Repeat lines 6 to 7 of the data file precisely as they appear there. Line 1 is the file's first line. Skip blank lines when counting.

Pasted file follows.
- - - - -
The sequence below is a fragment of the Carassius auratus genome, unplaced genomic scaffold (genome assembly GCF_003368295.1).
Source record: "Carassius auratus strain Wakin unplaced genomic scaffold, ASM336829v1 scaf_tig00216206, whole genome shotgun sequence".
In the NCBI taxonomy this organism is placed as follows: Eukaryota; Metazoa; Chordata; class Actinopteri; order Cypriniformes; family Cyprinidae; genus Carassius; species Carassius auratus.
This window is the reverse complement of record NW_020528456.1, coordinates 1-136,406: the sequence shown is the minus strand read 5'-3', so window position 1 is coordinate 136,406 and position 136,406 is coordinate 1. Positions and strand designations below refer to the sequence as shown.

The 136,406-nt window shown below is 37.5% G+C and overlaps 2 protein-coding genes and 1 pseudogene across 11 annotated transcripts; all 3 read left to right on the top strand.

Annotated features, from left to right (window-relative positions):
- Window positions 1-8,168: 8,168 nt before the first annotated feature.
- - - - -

Annotated features, from left to right (window-relative positions):
- Window positions 1-8,168: 8,168 nt before the first annotated feature.